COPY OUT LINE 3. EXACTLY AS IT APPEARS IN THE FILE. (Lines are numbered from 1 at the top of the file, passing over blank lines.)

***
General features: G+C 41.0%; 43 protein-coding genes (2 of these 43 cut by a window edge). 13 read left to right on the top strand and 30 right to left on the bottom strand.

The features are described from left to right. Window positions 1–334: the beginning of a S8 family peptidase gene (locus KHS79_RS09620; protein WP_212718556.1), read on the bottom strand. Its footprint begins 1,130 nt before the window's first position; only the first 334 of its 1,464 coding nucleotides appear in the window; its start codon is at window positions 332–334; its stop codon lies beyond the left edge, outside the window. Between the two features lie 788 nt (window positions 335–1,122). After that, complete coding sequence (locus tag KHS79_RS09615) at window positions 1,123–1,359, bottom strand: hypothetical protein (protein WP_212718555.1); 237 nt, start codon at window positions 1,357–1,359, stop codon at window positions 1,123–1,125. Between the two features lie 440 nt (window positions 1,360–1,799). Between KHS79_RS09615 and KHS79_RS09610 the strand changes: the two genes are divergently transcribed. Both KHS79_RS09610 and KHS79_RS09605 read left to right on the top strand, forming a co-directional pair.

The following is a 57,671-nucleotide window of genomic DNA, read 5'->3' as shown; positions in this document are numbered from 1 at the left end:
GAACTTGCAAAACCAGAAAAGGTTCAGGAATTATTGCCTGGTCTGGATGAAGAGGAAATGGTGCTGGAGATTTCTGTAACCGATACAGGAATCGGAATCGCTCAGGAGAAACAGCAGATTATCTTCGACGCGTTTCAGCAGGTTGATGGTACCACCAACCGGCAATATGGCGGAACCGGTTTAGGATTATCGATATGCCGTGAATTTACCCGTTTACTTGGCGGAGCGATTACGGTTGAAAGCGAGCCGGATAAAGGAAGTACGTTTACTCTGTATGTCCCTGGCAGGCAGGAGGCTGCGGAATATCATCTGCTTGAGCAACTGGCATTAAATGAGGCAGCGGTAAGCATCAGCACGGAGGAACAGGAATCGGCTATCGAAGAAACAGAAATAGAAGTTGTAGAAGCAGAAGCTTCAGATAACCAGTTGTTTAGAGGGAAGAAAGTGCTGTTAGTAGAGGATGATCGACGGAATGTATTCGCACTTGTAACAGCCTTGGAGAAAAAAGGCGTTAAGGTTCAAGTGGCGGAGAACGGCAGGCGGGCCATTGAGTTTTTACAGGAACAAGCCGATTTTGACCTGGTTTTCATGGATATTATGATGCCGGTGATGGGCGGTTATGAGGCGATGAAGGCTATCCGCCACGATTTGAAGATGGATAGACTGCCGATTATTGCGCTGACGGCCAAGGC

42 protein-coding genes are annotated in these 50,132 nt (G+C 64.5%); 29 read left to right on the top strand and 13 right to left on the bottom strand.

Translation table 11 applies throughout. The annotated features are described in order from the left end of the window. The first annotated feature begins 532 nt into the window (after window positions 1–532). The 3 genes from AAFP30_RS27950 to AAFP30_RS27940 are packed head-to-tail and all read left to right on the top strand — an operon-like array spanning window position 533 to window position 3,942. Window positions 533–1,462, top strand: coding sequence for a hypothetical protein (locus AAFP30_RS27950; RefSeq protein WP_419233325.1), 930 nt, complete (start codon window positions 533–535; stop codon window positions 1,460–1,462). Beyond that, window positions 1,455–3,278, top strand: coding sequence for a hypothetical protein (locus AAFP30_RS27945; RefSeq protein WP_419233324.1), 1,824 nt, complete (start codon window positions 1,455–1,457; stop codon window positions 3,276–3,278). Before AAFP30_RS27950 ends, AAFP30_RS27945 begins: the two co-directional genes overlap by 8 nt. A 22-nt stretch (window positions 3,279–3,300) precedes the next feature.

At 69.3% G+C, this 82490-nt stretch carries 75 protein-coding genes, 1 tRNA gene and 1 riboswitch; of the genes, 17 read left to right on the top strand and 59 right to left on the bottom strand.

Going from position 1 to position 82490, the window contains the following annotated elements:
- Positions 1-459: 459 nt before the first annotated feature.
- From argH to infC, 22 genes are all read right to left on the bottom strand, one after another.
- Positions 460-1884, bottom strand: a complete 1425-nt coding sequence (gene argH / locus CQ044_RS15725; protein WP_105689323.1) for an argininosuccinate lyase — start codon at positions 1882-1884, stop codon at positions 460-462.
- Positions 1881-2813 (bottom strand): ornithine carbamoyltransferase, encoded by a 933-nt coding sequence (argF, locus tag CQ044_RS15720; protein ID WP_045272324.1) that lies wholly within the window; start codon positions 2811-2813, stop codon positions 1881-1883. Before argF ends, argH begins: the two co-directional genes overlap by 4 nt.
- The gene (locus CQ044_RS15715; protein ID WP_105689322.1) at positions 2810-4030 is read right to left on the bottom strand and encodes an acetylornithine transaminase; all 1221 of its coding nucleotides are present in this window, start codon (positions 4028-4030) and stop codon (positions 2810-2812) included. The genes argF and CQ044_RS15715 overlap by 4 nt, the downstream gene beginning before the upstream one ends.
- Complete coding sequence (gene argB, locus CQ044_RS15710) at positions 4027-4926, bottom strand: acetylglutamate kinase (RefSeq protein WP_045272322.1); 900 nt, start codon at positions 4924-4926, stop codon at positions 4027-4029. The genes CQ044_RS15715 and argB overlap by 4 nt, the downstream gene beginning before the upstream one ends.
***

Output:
The following is a 57,671-nucleotide window of genomic DNA, read 5'->3' as shown; positions in this document are numbered from 1 at the left end: